resistence

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English[edit]

Noun[edit]

resistence (countable and uncountable, plural resistences)

  1. (rare) Alternative form of resistance
    • 1704, Charles Hayes, A Treatise of Fluxions: Or, an Introduction to Mathematical Philosophy [] [1], London: Edw. Midwinter, page 150:
      Hence it appears that the Curve MD cannot approach the Axis AL, then in the point D, where it Interſects the perpendicular AK; and that afterwards when AC is leſs then AE, then the Portion of the Curve DO, will be deſcrib'd Convex towards the Axis AL, ſo that the Surface of the Solid of leaſt Reſiſtence may be Concave as well as Convex towards the Axis.
    • 1765, Rev. Temple Henry Croker; Thomas Williams; Samuel Clark, The Complete Dictionary of Arts and Sciences: In which the Whole Circle of Human Learning is Explained, and the Difficulties Attending the Acquisition of Every Art, Whether Liberal Or Mechanical, are Removed [] [2], volume 2, page 380:
      Farther, the reſiſtence a body moving in a fluid meets with from thence, may be conſidered with regard to the fluid; and then it will be found to be more or leſs, according to the denſity of the fluid. For by how much denſer the fluid is, ſo much the greater number of particles are to be put into motion by the body, in order to make its way through it.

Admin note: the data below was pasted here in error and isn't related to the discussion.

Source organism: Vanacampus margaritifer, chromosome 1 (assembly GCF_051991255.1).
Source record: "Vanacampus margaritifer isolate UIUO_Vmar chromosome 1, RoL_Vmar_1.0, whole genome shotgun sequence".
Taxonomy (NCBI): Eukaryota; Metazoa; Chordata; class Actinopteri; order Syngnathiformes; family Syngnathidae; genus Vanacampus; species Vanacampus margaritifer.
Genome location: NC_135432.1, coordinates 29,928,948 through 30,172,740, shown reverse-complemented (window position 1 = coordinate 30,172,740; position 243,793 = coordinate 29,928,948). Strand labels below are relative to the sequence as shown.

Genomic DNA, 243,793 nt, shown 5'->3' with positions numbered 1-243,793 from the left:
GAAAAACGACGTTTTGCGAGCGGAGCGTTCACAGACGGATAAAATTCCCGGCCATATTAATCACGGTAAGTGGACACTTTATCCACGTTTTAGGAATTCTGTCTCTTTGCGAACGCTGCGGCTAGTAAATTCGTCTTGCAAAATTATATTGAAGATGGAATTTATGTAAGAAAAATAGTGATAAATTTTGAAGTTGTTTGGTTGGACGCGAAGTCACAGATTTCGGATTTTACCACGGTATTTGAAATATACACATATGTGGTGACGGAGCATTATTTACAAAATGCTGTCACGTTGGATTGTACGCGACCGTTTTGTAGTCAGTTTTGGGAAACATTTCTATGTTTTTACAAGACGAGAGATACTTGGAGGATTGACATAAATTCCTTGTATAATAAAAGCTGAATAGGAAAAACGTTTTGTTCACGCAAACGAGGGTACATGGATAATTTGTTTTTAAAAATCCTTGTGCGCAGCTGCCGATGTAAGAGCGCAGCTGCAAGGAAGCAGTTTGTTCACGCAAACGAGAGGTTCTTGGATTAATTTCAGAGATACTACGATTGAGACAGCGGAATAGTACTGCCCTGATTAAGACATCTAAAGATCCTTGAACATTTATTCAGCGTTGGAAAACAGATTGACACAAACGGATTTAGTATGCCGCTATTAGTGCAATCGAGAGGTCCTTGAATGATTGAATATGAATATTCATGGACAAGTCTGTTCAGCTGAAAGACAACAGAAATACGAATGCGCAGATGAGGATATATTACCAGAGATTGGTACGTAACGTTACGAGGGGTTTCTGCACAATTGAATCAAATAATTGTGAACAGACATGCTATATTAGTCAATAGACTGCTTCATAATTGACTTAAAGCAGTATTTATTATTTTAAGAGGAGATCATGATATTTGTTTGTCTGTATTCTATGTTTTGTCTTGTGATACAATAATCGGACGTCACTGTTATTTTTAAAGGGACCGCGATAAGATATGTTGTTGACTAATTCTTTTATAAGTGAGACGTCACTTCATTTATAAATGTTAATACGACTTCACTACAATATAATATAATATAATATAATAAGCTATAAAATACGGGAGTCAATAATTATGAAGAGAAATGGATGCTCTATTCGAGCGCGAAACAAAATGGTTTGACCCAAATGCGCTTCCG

• 2001 September 27, Terrie E. Moffitt; Avshalom Caspi; Michael Rutter; Phil A. Silva, Sex Differences in Antisocial Behaviour: Conduct Disorder, Delinquency, and Violence in the Dunedin Longitudinal Study[3], Cambridge University Press, →ISBN, page 151:
      This hypothesis goes by many names, including group resistence, the threshold effect, and the gender paradox. Because the hypothesis holds such wide appeal, it is worth revisiting the logic behind it. The hypothesis is built on the factual observation that fewer females than males act antisocially.

Usage notes[edit]

This spelling is now rare enough that it may be considered a misspelling by some speakers.

Anagrams[edit]


Middle English[edit]

Alternative forms[edit]

Etymology[edit]

From Old French resistence, from Latin resistentia; equivalent to resisten +‎ -ence.

Pronunciation[edit]

  • IPA(key): /rɛˈzistɛns(ə)/, /rɛˈsistɛns(ə)/

Noun[edit]

resistence (uncountable)

  1. Military resistance or opposition to a government.
  2. Passive or peaceful resistance or opposition to a government.
  3. Challenge, obstruction; a hazard or obstacle.
  4. (rare) Hardness, rigidity; the state of being firm or non-flexible.
  5. (rare) An opposing argument; a response to an argument
  6. (rare) An individual's capability for resisting.
  7. (rare) A strike or attack.

Descendants[edit]

  • English: resistance, resistence
  • Scots: resistance

References[edit]


Middle French[edit]

Noun[edit]

resistence f (plural resistences)

  1. resistance (act, process of resisting)

Descendants[edit]